Benoît Pioulard – Radial

The gist of “no man is an island” speaks true of all things, not just men, and we should never forget this with music. Context matters tremendously. For instance, if it happened to stop raining for long enough to spend a lazy afternoon in the sun, I would not want to listen to industrial techno. Lock me in a warehouse and I might change my mind. And if I learn something new about an album I will think of it different. Just as Bowie’s death turned Blackstar from anticipation to prophesy – from previous album to final – and it can never be listened to in the same way again.

The context of Radial can be guessed from title and cover: Benoit has fractured his wrist, and is trying to raise funds to cover hospital bills and lost income. The three selected pieces are not new but they are probably unheard. “The very center of its flame” was released with the deluxe edition PERILS, Benoit’s recent collaboration with Kyle Bobby Dunn, whereas “Madrigal” and Aphex cover “Stone in Focus” have been around as unmastered demos on Soundcloud for almost a year.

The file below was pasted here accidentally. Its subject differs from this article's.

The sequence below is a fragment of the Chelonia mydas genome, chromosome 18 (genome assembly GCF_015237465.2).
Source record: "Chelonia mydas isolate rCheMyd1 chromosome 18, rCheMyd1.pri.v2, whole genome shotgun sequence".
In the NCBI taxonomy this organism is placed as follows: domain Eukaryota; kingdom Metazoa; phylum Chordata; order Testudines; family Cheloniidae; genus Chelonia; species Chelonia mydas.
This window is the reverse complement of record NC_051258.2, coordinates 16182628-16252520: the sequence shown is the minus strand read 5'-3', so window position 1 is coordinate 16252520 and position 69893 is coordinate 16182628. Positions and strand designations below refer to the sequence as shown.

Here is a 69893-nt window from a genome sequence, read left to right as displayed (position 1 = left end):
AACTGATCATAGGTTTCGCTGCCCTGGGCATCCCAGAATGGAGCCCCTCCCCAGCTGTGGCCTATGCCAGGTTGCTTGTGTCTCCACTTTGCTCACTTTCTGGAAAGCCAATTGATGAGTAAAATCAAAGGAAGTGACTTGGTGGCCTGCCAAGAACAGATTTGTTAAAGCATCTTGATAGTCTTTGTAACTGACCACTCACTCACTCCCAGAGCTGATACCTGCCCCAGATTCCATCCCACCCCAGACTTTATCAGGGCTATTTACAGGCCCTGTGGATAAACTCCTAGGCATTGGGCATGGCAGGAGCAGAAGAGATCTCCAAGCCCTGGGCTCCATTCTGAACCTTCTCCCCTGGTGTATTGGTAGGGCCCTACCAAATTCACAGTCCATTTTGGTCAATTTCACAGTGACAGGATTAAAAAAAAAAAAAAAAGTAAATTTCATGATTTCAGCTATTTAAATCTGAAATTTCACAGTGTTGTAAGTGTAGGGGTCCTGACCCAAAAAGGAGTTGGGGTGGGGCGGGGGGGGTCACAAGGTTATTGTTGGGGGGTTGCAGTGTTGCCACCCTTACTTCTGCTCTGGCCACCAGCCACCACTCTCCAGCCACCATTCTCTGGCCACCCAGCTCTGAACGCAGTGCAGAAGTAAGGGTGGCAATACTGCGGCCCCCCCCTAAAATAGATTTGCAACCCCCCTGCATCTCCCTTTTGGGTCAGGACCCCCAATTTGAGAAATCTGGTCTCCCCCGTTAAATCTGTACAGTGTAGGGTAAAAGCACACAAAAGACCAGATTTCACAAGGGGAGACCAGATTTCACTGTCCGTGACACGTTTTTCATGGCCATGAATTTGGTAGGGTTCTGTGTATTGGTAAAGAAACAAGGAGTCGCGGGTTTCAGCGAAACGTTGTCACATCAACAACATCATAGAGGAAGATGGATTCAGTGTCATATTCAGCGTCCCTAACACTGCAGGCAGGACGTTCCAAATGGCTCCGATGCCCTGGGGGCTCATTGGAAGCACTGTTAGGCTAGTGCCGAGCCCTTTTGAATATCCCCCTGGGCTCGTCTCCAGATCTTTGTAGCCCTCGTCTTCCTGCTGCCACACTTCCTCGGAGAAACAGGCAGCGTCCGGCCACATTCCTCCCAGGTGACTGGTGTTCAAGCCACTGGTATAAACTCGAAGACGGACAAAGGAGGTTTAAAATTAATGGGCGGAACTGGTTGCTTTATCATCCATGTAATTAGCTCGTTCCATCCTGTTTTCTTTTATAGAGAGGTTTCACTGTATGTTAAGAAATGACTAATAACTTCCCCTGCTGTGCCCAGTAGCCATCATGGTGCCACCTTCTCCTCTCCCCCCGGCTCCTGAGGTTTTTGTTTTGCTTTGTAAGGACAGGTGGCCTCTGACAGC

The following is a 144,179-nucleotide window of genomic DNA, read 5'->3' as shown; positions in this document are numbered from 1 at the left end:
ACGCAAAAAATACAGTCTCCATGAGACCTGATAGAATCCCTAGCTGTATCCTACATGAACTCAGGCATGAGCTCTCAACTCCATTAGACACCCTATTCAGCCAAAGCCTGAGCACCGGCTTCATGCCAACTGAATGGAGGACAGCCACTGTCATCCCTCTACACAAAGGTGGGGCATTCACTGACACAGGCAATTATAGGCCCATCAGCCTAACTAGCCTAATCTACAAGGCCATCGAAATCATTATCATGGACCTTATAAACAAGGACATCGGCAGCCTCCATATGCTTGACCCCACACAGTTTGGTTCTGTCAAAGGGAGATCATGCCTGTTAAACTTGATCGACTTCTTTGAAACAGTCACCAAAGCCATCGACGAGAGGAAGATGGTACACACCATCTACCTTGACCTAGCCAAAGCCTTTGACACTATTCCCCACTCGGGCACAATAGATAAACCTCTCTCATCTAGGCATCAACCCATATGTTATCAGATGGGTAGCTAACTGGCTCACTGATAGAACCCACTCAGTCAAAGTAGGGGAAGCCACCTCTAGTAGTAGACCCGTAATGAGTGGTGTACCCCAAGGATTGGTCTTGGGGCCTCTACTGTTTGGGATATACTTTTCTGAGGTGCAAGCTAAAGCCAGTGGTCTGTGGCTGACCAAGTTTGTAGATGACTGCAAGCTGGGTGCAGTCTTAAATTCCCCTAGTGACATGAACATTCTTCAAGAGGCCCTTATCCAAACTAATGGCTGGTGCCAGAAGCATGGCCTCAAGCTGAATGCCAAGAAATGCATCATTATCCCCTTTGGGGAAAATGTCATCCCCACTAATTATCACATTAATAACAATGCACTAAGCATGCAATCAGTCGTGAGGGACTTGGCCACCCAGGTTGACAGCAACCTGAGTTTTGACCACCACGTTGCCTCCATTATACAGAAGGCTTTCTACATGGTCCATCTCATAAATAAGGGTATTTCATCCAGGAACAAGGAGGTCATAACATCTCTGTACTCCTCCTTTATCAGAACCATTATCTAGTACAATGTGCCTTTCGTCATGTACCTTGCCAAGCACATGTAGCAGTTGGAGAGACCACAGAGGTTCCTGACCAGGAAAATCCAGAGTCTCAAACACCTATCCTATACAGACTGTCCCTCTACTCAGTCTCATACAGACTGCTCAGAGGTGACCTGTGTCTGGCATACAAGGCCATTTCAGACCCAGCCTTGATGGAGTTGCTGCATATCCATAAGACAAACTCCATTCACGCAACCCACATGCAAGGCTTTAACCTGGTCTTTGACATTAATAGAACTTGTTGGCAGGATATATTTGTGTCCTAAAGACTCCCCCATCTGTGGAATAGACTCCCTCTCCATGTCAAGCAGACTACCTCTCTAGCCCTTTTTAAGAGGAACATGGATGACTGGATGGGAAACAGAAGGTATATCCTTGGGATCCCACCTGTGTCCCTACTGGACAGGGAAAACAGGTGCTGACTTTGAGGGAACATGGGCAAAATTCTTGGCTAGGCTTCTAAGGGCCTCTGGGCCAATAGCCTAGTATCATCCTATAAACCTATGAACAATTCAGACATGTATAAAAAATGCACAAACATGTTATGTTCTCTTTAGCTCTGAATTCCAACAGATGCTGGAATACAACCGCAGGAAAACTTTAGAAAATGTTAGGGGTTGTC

This final track gives the most direct window to Benoit’s sound. In his fractured hands “Stone in Focus” sheds its stoic seriousness for something more airy, forgiving and distant. Like an epiphany shot in polaroid, we’re not so much interested in photographed reality as with the overstated colours, nostalgic haze and memories attached to it. It invites a state of peaceful reflection peppered with quiet sighs. “The very center of its flame” and “Madrigal” trigger the same sensation, particularly the 22 minute-long former, although it weighs a bit heavier and a staccato ending gently carries us back to the present.

It is in this nostalgic state where context becomes so prominent. Those breathy drones invite comparison to the slow process of healing, as if their gentle reaching out mimics the movement of a strand stitching itself back together. Radical’s distance, too, puts us in the place of an artist held back from creating something new and forced to dig up the past. Most importantly of all, the act of buying the EP changes from duty to gesture, and in this expression of goodwill we move from consumers to people concerned. That the context adds to Radial instead of overtaking it completely can only speak volumes for the enduring force of Benoit’s work. – Jon Hunter

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